As much as we all want those luxury walk-in closets, they come with a big price tag. I would much rather spend that money for other makeovers in my house instead of a closet only me and Mr. DD will be using and seeing. Well, except for all of you visiting, you get to see our practical DIY walk-in closet makeover.
Before – Walk-in Closet
Let me start by saying that our walk-in closet was not all that bad. It had plenty of shelving and hanging for most of our clothes.
This is the master closet before we moved in. It looks spacious and roomy.
However, once we moved in and lived with it for 2 years, we began to note all the things we needed to change to make it more efficient.
We felt that the wall of shoes was a waste of space. We could better utilize that wall with other storage.
The neat freak in me was hating the clutter of clothes with the open shelving.
My pants were clumped on the ground, as the hanging racks were too low. Both myself and Mr. DD like our pants hung from the top and not folded over the hanger, as that makes creases in your pants.
Walk-in Closet Design Plan
Our DIY walk-in closet makeover design plan needed to be practical and include thrift ideas by using what we had and that we could buy inexpensively. So here is the list of things we wanted to add to the design.
- adjustable closet hanging system
- dressers to hold and hide the folded clothes
- shoe holders to take up less space
- mirror jewlery cabinet combination
- storage bins for seasonal items
- laundry baskets
- storage for hats and scarfs
All of these design ideas came from my closet makeover on a budget. I turned a tiny bedroom in our old house into a budget-friendly walk-in closet.
Walk-in Closet Tear out
Originally we were going to use the existing hanging bars and just raise the shelving and the bars higher so we had enough hanging room for our pants. Once we began the closet tear-out, we decided it would be easier to adjustable hanging sections so we can easily change the heights as needed.
We did reuse the top shelving board that ran the length of the closet. You can see from the pictures above that we raised the top shelf about 16 inches above the original height. We also kept the cubby that was on the one side and this would be our new location for the shoes.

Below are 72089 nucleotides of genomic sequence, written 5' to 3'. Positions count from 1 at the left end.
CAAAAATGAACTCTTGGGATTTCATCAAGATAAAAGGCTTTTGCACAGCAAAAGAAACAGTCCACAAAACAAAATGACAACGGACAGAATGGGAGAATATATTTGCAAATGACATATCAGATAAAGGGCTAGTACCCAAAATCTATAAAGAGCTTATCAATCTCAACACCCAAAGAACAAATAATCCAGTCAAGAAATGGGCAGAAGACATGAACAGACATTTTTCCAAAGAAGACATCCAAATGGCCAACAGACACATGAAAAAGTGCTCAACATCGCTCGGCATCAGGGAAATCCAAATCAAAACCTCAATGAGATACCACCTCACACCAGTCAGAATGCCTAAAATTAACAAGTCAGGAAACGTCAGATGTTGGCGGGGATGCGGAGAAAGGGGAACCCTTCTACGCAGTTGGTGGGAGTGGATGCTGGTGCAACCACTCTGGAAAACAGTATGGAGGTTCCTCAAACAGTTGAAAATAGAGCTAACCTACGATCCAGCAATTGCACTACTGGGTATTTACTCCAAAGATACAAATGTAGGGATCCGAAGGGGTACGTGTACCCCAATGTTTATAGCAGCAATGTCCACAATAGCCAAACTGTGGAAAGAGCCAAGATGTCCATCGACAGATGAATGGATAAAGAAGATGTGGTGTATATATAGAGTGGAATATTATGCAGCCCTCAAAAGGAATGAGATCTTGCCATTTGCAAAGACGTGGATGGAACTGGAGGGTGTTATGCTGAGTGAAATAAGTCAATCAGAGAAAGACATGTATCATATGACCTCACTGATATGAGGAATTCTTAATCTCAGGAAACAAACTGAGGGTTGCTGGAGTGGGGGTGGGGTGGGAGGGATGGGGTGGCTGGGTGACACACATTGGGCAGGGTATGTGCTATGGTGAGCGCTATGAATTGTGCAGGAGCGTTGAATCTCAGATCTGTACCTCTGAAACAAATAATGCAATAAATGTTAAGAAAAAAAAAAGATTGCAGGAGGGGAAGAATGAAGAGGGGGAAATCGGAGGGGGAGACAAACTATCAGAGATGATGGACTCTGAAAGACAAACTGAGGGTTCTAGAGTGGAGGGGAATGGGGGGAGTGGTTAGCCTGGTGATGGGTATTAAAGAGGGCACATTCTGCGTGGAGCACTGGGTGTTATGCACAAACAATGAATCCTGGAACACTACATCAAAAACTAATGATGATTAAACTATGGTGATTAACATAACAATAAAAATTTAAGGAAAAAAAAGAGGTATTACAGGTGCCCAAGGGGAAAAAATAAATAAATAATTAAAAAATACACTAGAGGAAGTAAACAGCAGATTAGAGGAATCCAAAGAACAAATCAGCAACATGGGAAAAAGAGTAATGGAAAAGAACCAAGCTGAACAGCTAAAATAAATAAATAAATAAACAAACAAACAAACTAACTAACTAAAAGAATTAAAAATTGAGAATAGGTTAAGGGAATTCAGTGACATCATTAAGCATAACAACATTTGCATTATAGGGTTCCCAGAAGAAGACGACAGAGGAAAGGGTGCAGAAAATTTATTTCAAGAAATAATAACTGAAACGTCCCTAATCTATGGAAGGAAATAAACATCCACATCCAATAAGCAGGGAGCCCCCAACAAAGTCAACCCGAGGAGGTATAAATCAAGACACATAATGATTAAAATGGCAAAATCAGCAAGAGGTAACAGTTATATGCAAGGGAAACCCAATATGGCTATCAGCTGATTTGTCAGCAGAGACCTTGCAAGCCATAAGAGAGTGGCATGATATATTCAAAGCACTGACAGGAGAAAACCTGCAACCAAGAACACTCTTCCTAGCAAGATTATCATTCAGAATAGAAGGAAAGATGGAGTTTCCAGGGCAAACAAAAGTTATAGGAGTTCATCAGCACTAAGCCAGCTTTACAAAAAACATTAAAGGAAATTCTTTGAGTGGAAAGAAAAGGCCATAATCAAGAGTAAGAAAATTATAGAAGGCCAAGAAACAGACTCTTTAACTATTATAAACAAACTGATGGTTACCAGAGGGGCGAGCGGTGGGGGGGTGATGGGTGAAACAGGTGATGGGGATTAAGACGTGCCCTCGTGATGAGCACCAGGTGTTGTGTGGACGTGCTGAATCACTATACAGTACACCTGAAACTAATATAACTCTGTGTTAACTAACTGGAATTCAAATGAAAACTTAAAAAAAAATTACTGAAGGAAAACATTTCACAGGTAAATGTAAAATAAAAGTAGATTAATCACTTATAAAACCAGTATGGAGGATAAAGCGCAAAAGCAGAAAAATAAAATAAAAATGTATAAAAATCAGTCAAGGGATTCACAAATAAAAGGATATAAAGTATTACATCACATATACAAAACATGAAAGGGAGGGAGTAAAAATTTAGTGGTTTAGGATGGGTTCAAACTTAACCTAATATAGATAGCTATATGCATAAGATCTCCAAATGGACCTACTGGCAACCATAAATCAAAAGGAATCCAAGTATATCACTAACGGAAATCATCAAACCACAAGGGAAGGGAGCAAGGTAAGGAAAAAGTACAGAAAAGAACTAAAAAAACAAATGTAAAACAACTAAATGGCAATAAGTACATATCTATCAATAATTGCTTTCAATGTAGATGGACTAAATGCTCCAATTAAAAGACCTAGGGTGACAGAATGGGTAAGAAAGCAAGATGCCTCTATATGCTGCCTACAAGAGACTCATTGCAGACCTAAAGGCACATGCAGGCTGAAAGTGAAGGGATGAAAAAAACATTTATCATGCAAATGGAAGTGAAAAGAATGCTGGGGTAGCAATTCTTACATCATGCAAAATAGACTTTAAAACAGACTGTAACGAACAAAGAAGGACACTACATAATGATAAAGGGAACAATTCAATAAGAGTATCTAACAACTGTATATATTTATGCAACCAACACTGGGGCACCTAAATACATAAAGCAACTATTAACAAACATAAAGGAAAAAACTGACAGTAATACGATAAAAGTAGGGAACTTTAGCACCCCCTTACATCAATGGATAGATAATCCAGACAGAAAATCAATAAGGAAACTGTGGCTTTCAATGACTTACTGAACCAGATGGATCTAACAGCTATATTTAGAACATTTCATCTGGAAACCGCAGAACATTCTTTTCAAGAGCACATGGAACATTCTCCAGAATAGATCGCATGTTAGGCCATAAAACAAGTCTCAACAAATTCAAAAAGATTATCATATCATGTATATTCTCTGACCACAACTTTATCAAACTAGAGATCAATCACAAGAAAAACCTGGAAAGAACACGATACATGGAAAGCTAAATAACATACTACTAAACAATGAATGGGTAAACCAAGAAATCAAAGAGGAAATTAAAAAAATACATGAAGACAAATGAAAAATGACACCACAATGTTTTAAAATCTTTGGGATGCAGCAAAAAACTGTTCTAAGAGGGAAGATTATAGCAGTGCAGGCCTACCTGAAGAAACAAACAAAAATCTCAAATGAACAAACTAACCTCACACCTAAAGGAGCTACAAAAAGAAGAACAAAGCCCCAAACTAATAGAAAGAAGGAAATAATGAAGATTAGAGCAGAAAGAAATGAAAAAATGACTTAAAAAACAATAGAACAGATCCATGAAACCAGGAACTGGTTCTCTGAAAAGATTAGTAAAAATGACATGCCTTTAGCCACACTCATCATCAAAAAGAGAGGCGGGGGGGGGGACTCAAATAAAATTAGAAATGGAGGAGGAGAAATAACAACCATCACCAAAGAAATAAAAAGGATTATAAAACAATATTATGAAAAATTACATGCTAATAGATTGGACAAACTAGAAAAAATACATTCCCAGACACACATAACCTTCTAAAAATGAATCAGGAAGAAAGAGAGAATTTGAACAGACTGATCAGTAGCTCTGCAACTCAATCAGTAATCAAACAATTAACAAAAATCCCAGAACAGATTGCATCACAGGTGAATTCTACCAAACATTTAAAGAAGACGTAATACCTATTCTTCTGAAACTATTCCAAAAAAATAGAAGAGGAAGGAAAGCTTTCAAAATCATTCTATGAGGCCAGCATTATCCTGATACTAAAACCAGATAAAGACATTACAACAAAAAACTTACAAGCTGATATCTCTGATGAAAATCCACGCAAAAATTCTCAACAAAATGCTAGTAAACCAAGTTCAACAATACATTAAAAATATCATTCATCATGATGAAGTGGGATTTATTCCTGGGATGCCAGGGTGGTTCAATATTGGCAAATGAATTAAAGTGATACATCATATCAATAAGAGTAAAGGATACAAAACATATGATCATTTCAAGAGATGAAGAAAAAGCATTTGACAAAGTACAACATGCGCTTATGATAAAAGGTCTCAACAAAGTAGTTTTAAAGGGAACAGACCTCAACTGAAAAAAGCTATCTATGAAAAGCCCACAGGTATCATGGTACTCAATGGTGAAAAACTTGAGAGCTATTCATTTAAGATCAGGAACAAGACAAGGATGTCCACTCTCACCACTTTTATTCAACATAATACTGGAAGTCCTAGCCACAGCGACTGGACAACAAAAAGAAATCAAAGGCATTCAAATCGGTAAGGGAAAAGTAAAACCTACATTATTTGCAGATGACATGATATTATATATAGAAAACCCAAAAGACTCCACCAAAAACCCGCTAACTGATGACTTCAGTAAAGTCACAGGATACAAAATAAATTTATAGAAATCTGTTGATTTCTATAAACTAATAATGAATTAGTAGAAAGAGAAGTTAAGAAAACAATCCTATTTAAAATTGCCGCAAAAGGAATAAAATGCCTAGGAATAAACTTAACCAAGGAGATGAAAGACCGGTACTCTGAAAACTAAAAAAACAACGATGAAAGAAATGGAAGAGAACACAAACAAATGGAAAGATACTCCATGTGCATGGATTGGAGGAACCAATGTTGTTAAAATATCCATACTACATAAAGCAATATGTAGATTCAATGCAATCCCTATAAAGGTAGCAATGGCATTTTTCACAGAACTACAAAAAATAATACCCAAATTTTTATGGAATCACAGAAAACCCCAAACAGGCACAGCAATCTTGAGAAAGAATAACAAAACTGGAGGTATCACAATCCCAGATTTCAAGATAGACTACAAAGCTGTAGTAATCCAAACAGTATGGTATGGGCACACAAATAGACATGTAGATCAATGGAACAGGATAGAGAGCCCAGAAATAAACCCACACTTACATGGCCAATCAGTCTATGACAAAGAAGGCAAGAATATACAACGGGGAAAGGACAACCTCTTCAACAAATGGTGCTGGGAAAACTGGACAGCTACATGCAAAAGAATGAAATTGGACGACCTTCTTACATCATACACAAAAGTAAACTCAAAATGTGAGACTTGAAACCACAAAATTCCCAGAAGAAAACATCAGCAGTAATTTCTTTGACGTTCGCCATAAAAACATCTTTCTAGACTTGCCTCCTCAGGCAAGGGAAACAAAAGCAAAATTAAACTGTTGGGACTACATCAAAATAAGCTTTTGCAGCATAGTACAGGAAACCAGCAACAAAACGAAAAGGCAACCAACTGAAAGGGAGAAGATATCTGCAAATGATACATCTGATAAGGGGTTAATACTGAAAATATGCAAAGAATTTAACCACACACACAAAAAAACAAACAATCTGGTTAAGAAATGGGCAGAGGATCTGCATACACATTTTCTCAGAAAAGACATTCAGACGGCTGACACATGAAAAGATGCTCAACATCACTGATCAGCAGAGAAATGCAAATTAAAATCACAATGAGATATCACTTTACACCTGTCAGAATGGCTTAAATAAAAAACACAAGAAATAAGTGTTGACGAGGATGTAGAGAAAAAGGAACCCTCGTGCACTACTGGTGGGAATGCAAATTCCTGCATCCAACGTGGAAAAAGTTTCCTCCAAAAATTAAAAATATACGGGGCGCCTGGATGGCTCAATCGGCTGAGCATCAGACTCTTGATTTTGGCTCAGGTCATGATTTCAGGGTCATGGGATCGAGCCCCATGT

After we removed all the original shelves, we were left with areas with no carpeting. The original closets were carpeted after they built the permanent shelves.
Our future plan is to have the same flooring in the primary closet when we give the primary bathroom a makeover. In the meantime, we decided to buy an inexpensive carpet remnant and have it cut to size and installed.
We were also needing carpet padding to fill in the open spots, however, we did not want to have to buy an entire roll for such a small area. Our fix was to go to our local wholesale carpet center and find some discarded carpet padding in the dumpster. We found enough pieces to fill in the gaps. Yep, Mr. DD was dumpster diving again!
Walk-in Closet DIY Makeover
Watch this video to see the entire process from start to finish on this practical DIY master closet makeover on a budget.
After – DIY closet makeover
Let me share all the ways we saved money on this thrift closet makeover.
The first major savings was finding used dressers and painting them with this mesh painting technique. I purchased a 5 piece oak dresser set for $200 from Facebook Marketplace. I painted the mirror that went with this dresser and sold it at my local store for $250. Yep, I sold the mirror for more than I paid for the entire set. I used my existing clothes basket and found a new laundry hamper that was very similar.
The second savings was building this sliding mirror jewelry cabinet. I also used the same cafe rods to organize the scarfs from this budget-friendly closet makeover, and I used this DIY tufted coffee table bench that I did not sell at my local store.
Another cost savings idea was to reuse most of the shelving that we tore out from the original closet. We resued the long top shelf and cut the other boards down to use for the shoe shelving.
I also made my own wood shelf caps to cover up the wire shelving. I hate to have wire marks on my folded clothes, so building these wood caps is easy and the perfect way to cover up the cheap-looking wire shelves.
As I mentioned before, I can’t stand to have clutter and see stacks of clothing so I reused these brown fabric storage cubes to store the off-season clothing on the top shelves. I also made my own labels using these plastic name badge sleeves. I printed out the labels and used a hole punch to attach the plastic sleeves with gold metal brads.
Her side of the closet makeover
His side of the closet makeover
We now finally have all our clothes and accessories in our master closet. It is nice to be able to walk into the closet and find everything you need to get dressed instead of grabbing items from a few different locations in order to get dressed.
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